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Akevot is Israel’s foremost historical research Institue documenting the Nakba and related war crimes. Its Hebrew name is evocative. It can mean either “footsteps,” “evidence,” or “traces.” All meanings consistent with its mission of finding traces of the past which serve as evidence, enabling researchers to document Israeli history without fear or favor. The NGO has spent years delving into the national archives. State archivists routinely refuse to release historical materials on the grounds that publication will damage national security. Government reports, studies, plans, and memoranda written 75 years ago are vital documents attesting to the nation’s history. The only thing they “damage” is the State’s reputation. History doesn’t care about reputation. The materials must be available to historians and the public to ensure an accurate appraisal of the historical record.
As a result, Akevot routinely sues in court in order to gain access. The latest court victory has exposed a particularly troubling 1956 massacre by IDF forces in the Palestinian village of Kafr Qasim.
We know that Israel expelled nearly 1 million indigenous Palestinians from its borders before and during the 1948 War. Less well known is that the project of dispossession didn’t end there. In fact, the tragedy of Kafr Qasim is evidence that the Nakba continued through 1956 and beyond (more on this below).
Despite their differences, David Ben Gurion and the right-wing terror militia, the Stern Gang believed their future state must ensure a Jewish majority. They understood that they could not do so based on Jewish immigration alone, especially considering the British denying entry to boatloads of Jewish refugees.
So they turned to the alternative. Through terror and forced expulsion, they systemically ethnically-cleansed Palestinian villages (400 in all). Of 1.3-million Palestinians prior to 1948, only 250,000 remained afterward. Anyone who sought to return to their native villages or homes was considered an “infiltrator” and arrested (if lucky) and shot (if not).
The villages themselves were left in ruins. In many cases, Israelis disappeared the former Palestinian communities and built new cities and suburbs directly on top of them. They were, of course, for Jews only. Homes of Palestinians were confiscated and handed over to the Jews. It is, of course, a violation of the Geneva Convention to displace a native community and replace its population with that of the conquering state.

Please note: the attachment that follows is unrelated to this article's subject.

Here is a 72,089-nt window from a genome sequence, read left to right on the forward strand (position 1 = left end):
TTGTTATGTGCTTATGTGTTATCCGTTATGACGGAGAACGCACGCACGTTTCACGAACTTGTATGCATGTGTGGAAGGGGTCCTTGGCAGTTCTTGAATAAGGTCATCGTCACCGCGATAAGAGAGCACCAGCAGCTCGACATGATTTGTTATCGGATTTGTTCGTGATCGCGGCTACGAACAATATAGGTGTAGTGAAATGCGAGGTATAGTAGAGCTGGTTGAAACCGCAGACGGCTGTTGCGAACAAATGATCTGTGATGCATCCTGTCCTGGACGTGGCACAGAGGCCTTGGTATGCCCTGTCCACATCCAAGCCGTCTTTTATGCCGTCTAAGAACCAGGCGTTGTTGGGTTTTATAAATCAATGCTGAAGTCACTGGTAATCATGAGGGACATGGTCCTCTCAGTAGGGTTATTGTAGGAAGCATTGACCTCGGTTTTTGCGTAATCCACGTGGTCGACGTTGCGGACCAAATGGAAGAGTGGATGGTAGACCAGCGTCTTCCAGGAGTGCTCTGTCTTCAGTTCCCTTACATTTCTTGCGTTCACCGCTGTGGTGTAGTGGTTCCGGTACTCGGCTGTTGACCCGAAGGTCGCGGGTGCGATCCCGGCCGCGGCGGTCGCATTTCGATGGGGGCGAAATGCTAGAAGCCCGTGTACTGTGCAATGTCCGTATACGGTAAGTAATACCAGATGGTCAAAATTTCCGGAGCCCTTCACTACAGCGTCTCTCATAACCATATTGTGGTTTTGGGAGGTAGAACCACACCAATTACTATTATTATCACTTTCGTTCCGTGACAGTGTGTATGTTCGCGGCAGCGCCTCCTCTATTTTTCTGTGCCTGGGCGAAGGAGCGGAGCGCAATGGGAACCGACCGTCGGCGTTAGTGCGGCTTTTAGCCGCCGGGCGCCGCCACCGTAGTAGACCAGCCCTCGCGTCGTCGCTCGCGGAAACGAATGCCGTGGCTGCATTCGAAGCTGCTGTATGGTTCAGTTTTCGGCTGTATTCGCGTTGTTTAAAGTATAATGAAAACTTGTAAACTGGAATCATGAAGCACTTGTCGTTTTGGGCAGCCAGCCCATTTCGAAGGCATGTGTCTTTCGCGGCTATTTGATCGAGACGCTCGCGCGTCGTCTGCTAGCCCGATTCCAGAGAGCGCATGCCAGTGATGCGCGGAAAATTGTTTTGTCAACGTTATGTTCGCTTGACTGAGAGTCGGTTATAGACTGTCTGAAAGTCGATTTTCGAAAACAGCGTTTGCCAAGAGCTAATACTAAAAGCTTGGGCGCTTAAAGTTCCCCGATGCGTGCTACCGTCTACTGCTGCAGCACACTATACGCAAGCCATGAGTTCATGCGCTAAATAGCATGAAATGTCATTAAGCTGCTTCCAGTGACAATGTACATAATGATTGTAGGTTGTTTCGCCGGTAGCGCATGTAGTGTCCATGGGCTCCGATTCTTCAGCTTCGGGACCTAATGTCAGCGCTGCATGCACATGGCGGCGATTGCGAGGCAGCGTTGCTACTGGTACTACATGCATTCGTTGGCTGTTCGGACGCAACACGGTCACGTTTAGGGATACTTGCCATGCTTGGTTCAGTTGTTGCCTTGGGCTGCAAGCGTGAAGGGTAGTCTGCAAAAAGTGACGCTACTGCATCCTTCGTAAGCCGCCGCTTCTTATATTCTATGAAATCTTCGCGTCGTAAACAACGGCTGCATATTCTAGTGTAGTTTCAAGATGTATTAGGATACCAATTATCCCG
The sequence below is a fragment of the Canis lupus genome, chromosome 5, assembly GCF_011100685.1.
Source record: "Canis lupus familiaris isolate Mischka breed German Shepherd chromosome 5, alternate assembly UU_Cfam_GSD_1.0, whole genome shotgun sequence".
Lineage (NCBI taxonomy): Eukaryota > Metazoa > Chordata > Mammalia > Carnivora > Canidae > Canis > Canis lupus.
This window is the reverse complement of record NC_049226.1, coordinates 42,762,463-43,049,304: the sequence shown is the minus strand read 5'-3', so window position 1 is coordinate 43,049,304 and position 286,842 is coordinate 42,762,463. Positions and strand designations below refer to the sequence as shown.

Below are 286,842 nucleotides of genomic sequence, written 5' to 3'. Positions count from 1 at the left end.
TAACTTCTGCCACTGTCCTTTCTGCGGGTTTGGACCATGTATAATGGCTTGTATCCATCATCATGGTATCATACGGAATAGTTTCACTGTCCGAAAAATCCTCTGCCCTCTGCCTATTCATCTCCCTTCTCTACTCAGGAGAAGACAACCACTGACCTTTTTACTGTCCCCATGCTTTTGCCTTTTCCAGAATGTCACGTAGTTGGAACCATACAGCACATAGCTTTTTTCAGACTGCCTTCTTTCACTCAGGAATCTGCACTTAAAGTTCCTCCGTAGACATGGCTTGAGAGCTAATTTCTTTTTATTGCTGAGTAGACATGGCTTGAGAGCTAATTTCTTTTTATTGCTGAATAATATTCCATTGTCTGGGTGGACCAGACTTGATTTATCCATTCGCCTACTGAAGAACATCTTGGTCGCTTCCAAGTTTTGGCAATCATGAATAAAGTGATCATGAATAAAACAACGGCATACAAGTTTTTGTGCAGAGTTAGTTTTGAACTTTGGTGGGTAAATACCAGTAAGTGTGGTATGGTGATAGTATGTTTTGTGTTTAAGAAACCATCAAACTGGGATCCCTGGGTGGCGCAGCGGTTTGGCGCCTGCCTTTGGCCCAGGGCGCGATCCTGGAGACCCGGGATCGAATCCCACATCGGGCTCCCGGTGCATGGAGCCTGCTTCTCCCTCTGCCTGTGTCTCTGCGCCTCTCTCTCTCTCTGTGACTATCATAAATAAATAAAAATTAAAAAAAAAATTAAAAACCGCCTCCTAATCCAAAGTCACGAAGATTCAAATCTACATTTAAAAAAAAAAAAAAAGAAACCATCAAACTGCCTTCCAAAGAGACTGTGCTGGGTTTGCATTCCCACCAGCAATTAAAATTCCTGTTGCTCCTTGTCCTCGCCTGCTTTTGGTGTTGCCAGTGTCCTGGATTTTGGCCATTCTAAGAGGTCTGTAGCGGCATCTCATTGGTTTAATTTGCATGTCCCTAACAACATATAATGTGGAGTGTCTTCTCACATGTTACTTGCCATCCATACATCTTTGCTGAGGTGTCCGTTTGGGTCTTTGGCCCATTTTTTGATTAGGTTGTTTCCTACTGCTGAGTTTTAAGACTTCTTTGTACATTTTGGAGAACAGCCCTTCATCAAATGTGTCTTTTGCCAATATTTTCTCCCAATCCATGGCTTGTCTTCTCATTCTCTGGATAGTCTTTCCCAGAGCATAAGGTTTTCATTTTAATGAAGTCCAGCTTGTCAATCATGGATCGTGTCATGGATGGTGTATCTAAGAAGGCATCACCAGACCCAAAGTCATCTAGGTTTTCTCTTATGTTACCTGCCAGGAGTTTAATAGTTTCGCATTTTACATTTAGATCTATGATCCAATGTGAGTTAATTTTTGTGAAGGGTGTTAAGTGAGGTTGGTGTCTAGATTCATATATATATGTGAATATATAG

The Stern Gang (Lehi) used vicious attacks to terrorize the Palestinian community in the years leading up 1948. At Deir Yassin, they massacred over 100 men, women and children. They used various methods in their murder spree. They threw hand grenades into some houses with inhabitants sheltering inside them. They stood others against a wall and machine-gunned them to death in scenes reminiscent of the Nazi mass executions of Jews during the Holocaust. Aware of the implications of exposure of the massacre, the killers hastily dug pits and buried the bodies, leaving no trace of their deeds.
The Israeli documentary, Born in Deir Yassin (above), includes interviews with the Jewish perpetrators. One of them in particular, Yehoshua Zettler (see above), has a particularly murderous past. The brutality he wreaked on that Palestinian village served him well leading to a far more brutal act: he was tasked by future prime minister, Yitzhak Shamir, with assassinating Count Folke von Bernadotte. He was the Swedish diplomat assigned by the UN to negotiate an agreement between the Yishuv and Palestinians. Zettler did so by ambushing a procession of UN vehicles, identifying the Count, and shooting him and the French military attache at point-blank range. Zettler was an especially cold-blooded, unrepentant killer who was proud of his deeds on behalf of his nation. He died several years ago peacefully in his sleep, which can’t be said for his victims.
Deir Yassin and Yad Vashem: the Conflict of Dual Memories
A mental hospital, Kfar Shaul, sits on the former site of Deir Yassin. Nearby is the Holocaust museum, Yad Vashem. The name itself comes from the book of Isaiah, in which God promises to give a “place and name” to those who uphold His covenant.